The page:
Diabetes Archive


Women's heart attacks more strongly connected to different risk factors than men's

A 2022 study found that women under 55 experiencing heart attacks have different leading risk factors than men in this age group. For women, diabetes, depression, high blood pressure, and low household income are strong risk factors for heart attack.

Heart health guidelines get updated

The American Heart Association recently revised its checklist for achieving optimal heart health. Adequate sleep was added, and updates were made to previous recommendations for diet, cholesterol and blood sugar measurements, and nicotine exposure.

Light during sleep linked to conditions that harm the heart

Older adults exposed to light while sleeping at night may be more likely to have obesity, high blood pressure, and diabetes compared with adults who sleep in darkness.

Hybrid exercise training

Hybrid exercise training combines heart-pumping aerobic action with muscle-strengthening moves in the same exercise session. The strategy has the advantage of meeting two key goals of the federal Physical Activity Guidelines in one fell swoop. And it also appears to be one of the best—and most time-efficient—ways for people who are overweight to lower their risk of cardiovascular-related risk factors. Strong muscles boost a person's basal metabolic rate—the amount of energy the body needs to keep working during rest. That improves weight-loss efforts by ramping up the number of calories burned.

How good is your cardiometabolic health — and what is that, anyway?

An analysis shows less than 7% of adults in the US meet the criteria for optimal cardiometabolic health. Taking small steps to help control and improve key risk factors can reduce the odds of a heart attack or stroke.

A new drug to treat heart failure

Most people with heart failure (or those at high risk for it) need several medications to treat their symptoms. New guidelines from the American College of Cardiology/American Heart Association have added another drug class to the treatment list: a group of diabetes drugs called sodium-glucose cotransporter-2 (SGLT-2) inhibitors. SGLT-2 inhibitors offer multiple benefits, such as helping to reduce swelling, lowering high blood pressure, assisting with weight loss, reducing complications associated with heart failure, and preventing hospitalization.

Is sugar unhealthy?

Sugar is a carbohydrate that provides the body with energy and has an important role in nutrition. It is found in many healthy whole foods, but it is also abundant in unhealthy processed foods. The problem many people have with sugar is that they consume too much of the refined kind added to many processed food products, and not enough of the natural kind in fruits, vegetables, and grains.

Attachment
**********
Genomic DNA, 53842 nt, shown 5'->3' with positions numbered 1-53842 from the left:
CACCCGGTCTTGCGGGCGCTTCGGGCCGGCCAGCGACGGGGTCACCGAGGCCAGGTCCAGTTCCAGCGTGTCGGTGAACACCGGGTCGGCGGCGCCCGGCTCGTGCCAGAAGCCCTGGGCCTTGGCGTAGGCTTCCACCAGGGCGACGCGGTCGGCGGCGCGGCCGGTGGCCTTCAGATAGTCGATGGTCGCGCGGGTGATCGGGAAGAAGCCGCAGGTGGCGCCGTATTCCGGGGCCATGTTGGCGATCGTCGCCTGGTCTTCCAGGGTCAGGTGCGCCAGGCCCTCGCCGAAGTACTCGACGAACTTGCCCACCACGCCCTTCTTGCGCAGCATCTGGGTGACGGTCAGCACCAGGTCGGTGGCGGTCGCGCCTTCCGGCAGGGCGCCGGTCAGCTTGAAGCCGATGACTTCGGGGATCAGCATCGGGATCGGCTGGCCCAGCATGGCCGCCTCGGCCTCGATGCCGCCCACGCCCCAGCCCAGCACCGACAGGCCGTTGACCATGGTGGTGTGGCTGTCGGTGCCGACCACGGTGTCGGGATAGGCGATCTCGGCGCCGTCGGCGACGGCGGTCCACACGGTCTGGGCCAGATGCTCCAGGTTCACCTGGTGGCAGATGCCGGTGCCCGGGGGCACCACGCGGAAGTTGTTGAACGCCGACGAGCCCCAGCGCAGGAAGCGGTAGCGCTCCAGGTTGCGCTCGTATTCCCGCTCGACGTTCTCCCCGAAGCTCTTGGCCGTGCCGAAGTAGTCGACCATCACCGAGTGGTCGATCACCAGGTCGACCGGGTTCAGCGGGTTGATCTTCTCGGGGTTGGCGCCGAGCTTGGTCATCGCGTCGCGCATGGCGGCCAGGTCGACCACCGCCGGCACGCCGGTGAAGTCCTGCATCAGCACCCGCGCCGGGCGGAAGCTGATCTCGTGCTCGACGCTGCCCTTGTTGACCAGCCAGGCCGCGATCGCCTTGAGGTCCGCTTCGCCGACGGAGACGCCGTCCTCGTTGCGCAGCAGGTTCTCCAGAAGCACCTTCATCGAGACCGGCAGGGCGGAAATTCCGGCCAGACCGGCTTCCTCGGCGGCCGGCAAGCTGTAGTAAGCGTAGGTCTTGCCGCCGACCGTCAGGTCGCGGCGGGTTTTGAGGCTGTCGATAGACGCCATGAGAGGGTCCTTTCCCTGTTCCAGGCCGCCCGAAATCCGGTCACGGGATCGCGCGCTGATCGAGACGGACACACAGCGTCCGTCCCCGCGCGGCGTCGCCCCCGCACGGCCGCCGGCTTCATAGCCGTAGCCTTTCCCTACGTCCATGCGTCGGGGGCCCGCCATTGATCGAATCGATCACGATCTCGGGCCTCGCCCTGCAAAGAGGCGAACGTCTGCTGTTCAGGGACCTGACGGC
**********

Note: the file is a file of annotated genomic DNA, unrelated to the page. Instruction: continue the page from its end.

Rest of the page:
What's driving heart attacks in younger adults?

Seven factors appear to account for most first heart attacks in people ages 55 and younger: diabetes, depression, high blood pressure, current smoking, family history of early heart attack, low household income, and high cholesterol.

Diabetes risk increases after COVID-19 diagnosis

A 2022 study found that people who recover from COVID-19 face significantly higher risks of developing type 2 diabetes than those who had short-term upper respiratory tract infections, which are often caused by other viruses.

Use strength training to help ward off chronic disease

Strength training triggers many body reactions that protect people against chronic disease. For example, strengthening muscles helps reduce blood sugar, lower blood pressure, burn calories, and discourage chronic inflammation. Evidence suggests that getting 30 to 60 minutes of weekly strength training leads to the highest amount of health benefits. That's in line with the recommendation from the 2018 Physical Activity Guidelines for Americans. But doctors say any amount of strength training can help health.

Free Healthbeat Signup

Get the latest in health news delivered to your inbox!

Sign Up
Harvard Health Publishing Logo

Thanks for visiting. Don't miss your FREE gift.

The Best Diets for Cognitive Fitness, is yours absolutely FREE when you sign up to receive Health Alerts from Harvard Medical School

Sign up to get tips for living a healthy lifestyle, with ways to fight inflammation and improve cognitive health, plus the latest advances in preventative medicine, diet and exercise, pain relief, blood pressure and cholesterol management, and more.

Harvard Health Publishing Logo

Health Alerts from Harvard Medical School

Get helpful tips and guidance for everything from fighting inflammation to finding the best diets for weight loss...from exercises to build a stronger core to advice on treating cataracts. PLUS, the latest news on medical advances and breakthroughs from Harvard Medical School experts.

BONUS! Sign up now and
get a FREE copy of the
Best Diets for Cognitive Fitness

Harvard Health Publishing Logo

Stay on top of latest health news from Harvard Medical School.

Plus, get a FREE copy of the Best Diets for Cognitive Fitness.